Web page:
Ask yourself: do they really need to spend several hours on Haz Mat, or drug testing, or load securement from orientation? Some would argue absolutely yes and some absolutely no! A well written test of driver knowledge can cut hours off of the initial training. A road test can save a lot of time, money, and potential roadside violations and claims for crashes and cargo damage

Let’s start with some fundamental changes in your orientation program that will tell the driver that the promises you made and expectations you created thus far in your communications with the driver are really different, truthful and will cause the driver to say “wow”.

Here are some new ground rules:

First, replace class room orientation training with a more robust interactive methodology that eliminates the driver sitting for hours or days. He has enough of that in the truck.

  1. Use props such as a real trailer to show how load securement in LTL or flatbed should be done.
  2. Use a tractor, even the drivers and go through a complete vehicle inspection, pre-trip, brake adjustment and other sources of mechanical failure and roadside violations.
  3. Use an ELD to train on your ELD Program.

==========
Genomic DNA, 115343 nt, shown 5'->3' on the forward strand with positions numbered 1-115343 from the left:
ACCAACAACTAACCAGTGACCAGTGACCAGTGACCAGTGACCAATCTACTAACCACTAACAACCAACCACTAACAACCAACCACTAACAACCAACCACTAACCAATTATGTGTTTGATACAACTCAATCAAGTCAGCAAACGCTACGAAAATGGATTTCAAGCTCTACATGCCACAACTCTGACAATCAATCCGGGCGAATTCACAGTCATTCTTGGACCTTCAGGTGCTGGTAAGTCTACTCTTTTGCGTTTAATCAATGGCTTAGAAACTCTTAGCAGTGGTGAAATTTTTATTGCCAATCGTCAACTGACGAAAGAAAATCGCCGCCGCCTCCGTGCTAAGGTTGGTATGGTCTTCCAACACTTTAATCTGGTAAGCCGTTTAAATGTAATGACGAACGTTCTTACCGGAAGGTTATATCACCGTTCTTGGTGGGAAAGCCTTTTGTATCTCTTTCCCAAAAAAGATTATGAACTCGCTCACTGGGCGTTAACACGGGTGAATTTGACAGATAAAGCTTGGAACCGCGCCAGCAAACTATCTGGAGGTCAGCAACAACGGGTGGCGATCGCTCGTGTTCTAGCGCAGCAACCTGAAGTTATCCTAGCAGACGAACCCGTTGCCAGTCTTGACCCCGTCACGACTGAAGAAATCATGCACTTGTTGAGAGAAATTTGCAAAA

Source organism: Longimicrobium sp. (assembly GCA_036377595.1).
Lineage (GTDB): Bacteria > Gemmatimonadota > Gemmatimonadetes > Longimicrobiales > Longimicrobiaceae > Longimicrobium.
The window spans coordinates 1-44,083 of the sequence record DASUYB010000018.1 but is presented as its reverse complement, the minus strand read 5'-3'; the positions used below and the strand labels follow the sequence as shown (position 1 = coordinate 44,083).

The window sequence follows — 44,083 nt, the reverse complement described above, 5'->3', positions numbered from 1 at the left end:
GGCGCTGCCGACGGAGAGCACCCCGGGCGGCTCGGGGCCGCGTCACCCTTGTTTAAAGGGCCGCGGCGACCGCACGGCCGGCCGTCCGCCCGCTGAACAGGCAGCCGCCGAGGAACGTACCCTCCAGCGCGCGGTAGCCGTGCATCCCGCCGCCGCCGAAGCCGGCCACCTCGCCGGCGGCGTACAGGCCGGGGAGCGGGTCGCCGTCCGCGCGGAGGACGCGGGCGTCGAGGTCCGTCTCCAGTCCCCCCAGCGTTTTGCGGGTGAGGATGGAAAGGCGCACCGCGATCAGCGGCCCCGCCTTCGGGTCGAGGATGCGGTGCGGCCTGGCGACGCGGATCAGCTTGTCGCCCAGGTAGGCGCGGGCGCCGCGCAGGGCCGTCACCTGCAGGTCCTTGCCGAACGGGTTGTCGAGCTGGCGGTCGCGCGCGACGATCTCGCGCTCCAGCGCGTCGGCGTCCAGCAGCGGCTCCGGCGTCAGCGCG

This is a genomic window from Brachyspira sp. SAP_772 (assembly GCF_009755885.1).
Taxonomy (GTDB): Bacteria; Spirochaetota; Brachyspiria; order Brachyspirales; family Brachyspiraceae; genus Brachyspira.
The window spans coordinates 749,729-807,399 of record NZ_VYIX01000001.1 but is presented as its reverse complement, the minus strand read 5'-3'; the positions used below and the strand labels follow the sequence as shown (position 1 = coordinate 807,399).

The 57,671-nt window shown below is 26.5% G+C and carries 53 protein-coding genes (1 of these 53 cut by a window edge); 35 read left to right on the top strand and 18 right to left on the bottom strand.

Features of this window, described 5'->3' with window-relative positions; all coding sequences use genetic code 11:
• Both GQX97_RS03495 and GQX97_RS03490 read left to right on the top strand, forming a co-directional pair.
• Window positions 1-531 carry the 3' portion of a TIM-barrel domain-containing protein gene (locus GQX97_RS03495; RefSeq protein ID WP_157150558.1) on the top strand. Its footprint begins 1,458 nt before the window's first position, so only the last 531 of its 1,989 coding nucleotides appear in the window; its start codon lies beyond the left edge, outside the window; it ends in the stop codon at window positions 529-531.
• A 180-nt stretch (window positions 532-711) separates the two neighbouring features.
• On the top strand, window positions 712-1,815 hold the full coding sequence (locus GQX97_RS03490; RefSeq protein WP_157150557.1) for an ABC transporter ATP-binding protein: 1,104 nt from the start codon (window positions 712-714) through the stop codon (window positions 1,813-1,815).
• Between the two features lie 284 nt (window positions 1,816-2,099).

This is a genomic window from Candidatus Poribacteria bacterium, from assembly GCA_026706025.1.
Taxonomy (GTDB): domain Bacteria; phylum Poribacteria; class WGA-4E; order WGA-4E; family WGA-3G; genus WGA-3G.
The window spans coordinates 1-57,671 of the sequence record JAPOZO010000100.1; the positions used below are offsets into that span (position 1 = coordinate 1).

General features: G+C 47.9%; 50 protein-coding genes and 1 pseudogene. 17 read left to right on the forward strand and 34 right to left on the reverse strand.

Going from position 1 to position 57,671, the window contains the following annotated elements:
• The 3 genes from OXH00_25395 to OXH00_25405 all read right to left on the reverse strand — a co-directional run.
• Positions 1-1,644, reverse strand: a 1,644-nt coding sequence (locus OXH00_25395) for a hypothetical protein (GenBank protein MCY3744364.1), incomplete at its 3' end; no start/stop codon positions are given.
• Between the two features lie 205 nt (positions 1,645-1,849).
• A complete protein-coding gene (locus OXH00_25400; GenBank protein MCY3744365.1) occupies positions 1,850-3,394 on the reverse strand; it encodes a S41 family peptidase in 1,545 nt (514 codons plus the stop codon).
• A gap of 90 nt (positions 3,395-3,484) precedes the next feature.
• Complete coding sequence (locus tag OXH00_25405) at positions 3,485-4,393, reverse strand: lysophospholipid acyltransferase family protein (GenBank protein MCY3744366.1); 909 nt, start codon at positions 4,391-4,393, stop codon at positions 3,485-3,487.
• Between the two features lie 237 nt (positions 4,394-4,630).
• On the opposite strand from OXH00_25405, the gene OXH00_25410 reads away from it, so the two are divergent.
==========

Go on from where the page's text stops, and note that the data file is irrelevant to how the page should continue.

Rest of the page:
4. Think of props that you can use (Buy, Build or Create) to show and not talk to drivers; this is interactive training, and much more effective.
  5.  Think of practical hands-on ways of teaching, training the topics that will help the drivers be safe, compliant, efficient, understand your systems and procedures.
  6. Take drivers to HR, settlement or payroll, safety departments rather than having these department people come to a classroom.
  7. Meet with the people at their desk that process trip packets, review POD’s, bills of lading, fuel advances, etc.
  8. This is more impactful in getting compliance than from boring classroom training
  9. Avoid lecture format as much as possible – include current drivers in teaching when possible. These are driver Ambassadors.
  10. Avoid PowerPoint at all costs.
  11. Avoid drivers sitting in front of videos.
  12. Invest in a desktop simulator of driving scenarios to “humble” drivers that think they are great.
  13. Have drivers go through “Decision Driver” training as a group.
  14. Role play with drivers about voiding road rage aggressive driver behavior.
  15. Conduct a Commentary Drive Assessment where drivers are actually driving with an instructor and giving a running commentary of what they are doing and seeing. This is a powerful training tool.

Working on these changes in your company activities will have a huge short-term and long-term impact on your driver satisfaction, productivity and profits. Begin to learn how to create an intelligent driver retention system.

In part VI of this series we will discuss the last two critical changes you can make in your driver recruiting and retention activities. Work all these changes into your company operations and you should yield at least a 15 to 20% reduction in driver turnover plus begin to be recognized as a great place to work and, consequently, attract new drivers, allowing you to grow your company.